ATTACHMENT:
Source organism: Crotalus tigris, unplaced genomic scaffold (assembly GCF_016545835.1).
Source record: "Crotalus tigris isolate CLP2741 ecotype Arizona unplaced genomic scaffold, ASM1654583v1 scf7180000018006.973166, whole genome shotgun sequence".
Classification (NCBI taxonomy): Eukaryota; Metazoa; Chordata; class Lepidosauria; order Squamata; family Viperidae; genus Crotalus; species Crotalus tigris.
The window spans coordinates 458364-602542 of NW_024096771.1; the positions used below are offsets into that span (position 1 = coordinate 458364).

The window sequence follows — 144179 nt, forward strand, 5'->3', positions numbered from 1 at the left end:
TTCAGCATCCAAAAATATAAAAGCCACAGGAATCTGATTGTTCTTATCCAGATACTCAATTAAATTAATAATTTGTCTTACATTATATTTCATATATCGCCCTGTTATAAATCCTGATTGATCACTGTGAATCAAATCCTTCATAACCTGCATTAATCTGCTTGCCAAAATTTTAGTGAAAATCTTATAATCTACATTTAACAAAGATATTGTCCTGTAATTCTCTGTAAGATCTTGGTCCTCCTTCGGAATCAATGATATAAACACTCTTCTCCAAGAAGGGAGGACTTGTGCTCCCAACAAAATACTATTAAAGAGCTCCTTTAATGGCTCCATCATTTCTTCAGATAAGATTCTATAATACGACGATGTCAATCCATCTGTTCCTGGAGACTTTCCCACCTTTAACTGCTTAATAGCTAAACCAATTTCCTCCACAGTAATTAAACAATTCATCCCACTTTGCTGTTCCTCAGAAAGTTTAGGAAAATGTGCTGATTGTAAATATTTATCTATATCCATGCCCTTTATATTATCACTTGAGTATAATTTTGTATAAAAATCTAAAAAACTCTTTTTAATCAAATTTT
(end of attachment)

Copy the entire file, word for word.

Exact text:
Source organism: Crotalus tigris, unplaced genomic scaffold (assembly GCF_016545835.1).
Source record: "Crotalus tigris isolate CLP2741 ecotype Arizona unplaced genomic scaffold, ASM1654583v1 scf7180000018006.973166, whole genome shotgun sequence".
Classification (NCBI taxonomy): Eukaryota; Metazoa; Chordata; class Lepidosauria; order Squamata; family Viperidae; genus Crotalus; species Crotalus tigris.
The window spans coordinates 458364-602542 of NW_024096771.1; the positions used below are offsets into that span (position 1 = coordinate 458364).

The window sequence follows — 144179 nt, forward strand, 5'->3', positions numbered from 1 at the left end:
TTCAGCATCCAAAAATATAAAAGCCACAGGAATCTGATTGTTCTTATCCAGATACTCAATTAAATTAATAATTTGTCTTACATTATATTTCATATATCGCCCTGTTATAAATCCTGATTGATCACTGTGAATCAAATCCTTCATAACCTGCATTAATCTGCTTGCCAAAATTTTAGTGAAAATCTTATAATCTACATTTAACAAAGATATTGTCCTGTAATTCTCTGTAAGATCTTGGTCCTCCTTCGGAATCAATGATATAAACACTCTTCTCCAAGAAGGGAGGACTTGTGCTCCCAACAAAATACTATTAAAGAGCTCCTTTAATGGCTCCATCATTTCTTCAGATAAGATTCTATAATACGACGATGTCAATCCATCTGTTCCTGGAGACTTTCCCACCTTTAACTGCTTAATAGCTAAACCAATTTCCTCCACAGTAATTAAACAATTCATCCCACTTTGCTGTTCCTCAGAAAGTTTAGGAAAATGTGCTGATTGTAAATATTTATCTATATCCATGCCCTTTATATTATCACTTGAGTATAATTTTGTATAAAAATCTAAAAAACTCTTTTTAATCAAATTTT